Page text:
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Noncoding RNA. 2019 Mar 22;5(1). pii: E29. doi: 10.3390/ncrna5010029.

Crosstalk Between Mammalian Antiviral Pathways.

Author information

1
Institute of Immunology and Infection Research, School of Biological Sciences, University of Edinburgh, Edinburgh EH9 3FL, UK. s.f.watson@sms.ed.ac.uk.
2
Institute of Immunology and Infection Research, School of Biological Sciences, University of Edinburgh, Edinburgh EH9 3FL, UK. s1584602@sms.ed.ac.uk.
3
Institute of Immunology and Infection Research, School of Biological Sciences, University of Edinburgh, Edinburgh EH9 3FL, UK. jeroen.witteveldt@ed.ac.uk.
4
Institute of Immunology and Infection Research, School of Biological Sciences, University of Edinburgh, Edinburgh EH9 3FL, UK. sara.maciasribela@ed.ac.uk.

Abstract

As part of their innate immune response against viral infections, mammals activate the expression of type I interferons to prevent viral replication and dissemination. An antiviral RNAi-based response can be also activated in mammals, suggesting that several mechanisms can co-occur in the same cell and that these pathways must interact to enable the best antiviral response. Here, we will review how the classical type I interferon response and the recently described antiviral RNAi pathways interact in mammalian cells. Specifically, we will uncover how the small RNA biogenesis pathway, composed by the nucleases Drosha and Dicer can act as direct antiviral factors, and how the type-I interferon response regulates the function of these. We will also describe how the factors involved in small RNA biogenesis and specific small RNAs impact the activation of the type I interferon response and antiviral activity. With this, we aim to expose the complex and intricate network of interactions between the different antiviral pathways in mammals.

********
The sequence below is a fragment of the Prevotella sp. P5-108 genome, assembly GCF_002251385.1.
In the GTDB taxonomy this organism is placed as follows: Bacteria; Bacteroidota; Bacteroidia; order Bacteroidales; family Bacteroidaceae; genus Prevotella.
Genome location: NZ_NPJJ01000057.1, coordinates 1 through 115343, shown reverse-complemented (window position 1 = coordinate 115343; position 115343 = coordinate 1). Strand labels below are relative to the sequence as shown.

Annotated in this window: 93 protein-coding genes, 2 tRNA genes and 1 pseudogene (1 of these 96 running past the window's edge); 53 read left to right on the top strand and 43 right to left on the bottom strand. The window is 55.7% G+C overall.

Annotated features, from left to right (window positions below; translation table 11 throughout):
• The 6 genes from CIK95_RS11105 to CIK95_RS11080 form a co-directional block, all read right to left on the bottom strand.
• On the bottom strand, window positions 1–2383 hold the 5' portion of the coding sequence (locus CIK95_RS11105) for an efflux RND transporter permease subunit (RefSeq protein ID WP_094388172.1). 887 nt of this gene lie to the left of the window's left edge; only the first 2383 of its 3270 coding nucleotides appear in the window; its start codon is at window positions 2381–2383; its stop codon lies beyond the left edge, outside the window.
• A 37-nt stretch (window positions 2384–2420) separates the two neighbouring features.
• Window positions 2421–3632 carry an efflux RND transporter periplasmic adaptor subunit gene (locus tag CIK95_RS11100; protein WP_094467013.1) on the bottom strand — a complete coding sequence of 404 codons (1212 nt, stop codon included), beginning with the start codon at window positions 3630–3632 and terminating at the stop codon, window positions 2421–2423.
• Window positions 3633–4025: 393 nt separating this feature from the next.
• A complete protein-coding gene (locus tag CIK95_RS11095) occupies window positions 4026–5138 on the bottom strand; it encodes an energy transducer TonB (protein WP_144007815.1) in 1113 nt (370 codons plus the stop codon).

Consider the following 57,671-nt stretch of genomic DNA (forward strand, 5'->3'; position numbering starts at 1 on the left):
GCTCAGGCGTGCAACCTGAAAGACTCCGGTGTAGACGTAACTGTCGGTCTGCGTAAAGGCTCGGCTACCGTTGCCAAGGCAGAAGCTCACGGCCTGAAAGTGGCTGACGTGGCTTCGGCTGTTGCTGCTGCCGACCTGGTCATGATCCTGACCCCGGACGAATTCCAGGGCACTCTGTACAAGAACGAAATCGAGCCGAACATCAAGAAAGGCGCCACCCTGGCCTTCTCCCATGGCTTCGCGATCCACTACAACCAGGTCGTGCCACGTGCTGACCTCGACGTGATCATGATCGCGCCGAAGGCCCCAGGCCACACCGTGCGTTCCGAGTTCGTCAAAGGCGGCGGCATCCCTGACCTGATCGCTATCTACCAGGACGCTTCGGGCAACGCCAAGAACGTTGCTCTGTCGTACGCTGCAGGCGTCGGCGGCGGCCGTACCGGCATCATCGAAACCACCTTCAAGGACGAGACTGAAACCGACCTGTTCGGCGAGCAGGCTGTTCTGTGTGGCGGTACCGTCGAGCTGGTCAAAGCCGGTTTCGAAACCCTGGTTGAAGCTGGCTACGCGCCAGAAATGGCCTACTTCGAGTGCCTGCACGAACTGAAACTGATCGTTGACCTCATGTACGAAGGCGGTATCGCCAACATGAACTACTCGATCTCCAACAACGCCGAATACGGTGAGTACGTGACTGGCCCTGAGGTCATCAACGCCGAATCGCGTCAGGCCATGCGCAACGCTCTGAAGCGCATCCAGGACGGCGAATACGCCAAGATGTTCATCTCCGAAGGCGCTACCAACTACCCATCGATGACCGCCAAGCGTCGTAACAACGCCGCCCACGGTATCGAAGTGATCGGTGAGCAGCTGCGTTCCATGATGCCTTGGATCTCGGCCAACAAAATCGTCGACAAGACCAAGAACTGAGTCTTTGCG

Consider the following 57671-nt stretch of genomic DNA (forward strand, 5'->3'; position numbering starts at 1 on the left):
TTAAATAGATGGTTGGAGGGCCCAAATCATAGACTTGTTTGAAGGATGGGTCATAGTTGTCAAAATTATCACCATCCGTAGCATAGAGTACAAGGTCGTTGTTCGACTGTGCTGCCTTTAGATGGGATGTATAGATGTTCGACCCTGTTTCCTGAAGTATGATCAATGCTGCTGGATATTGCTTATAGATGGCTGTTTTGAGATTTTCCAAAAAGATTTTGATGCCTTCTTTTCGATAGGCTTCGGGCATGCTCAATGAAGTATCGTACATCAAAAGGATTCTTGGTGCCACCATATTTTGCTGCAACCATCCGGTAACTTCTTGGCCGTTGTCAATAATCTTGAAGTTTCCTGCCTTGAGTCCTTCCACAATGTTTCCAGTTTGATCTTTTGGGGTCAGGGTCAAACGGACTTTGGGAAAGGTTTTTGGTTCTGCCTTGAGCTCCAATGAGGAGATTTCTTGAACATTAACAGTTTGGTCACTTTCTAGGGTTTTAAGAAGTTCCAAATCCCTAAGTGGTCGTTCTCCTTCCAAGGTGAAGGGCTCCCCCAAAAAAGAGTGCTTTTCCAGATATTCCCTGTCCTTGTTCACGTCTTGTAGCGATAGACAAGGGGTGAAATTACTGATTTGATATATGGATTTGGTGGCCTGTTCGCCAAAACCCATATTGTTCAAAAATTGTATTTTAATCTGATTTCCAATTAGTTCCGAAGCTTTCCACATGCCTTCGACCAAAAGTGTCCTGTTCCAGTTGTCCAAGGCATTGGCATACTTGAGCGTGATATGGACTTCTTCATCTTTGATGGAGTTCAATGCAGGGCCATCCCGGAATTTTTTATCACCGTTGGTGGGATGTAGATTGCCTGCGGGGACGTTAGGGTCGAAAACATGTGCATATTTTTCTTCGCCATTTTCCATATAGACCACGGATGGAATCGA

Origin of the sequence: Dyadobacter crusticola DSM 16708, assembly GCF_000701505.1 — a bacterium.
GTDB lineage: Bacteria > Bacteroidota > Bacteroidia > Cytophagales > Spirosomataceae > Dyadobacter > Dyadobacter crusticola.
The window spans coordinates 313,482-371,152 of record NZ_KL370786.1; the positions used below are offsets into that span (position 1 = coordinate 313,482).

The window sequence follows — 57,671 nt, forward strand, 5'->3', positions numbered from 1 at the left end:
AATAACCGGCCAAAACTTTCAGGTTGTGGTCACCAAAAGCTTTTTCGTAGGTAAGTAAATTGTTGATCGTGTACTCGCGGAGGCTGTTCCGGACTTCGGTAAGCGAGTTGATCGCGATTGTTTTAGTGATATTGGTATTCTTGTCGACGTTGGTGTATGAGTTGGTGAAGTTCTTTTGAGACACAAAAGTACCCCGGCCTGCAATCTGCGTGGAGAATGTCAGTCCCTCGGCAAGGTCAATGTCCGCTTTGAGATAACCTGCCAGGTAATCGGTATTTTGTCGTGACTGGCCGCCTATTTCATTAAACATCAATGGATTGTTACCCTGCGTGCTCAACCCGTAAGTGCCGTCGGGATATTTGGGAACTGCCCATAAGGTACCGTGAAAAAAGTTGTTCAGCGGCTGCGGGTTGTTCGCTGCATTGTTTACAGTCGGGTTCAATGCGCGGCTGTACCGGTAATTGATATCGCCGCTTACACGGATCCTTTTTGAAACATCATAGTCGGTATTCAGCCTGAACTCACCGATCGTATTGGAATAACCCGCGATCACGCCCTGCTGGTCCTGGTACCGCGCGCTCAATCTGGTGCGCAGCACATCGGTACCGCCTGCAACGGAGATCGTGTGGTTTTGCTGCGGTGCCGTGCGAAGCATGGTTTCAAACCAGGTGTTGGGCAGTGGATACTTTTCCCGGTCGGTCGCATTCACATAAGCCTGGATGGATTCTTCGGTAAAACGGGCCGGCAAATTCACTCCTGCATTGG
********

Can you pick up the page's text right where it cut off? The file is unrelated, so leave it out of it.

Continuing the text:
KEYWORDS:

Dicer; Drosha; RNAi; antiviral; dsRNA; interferon; miRNAs; virus

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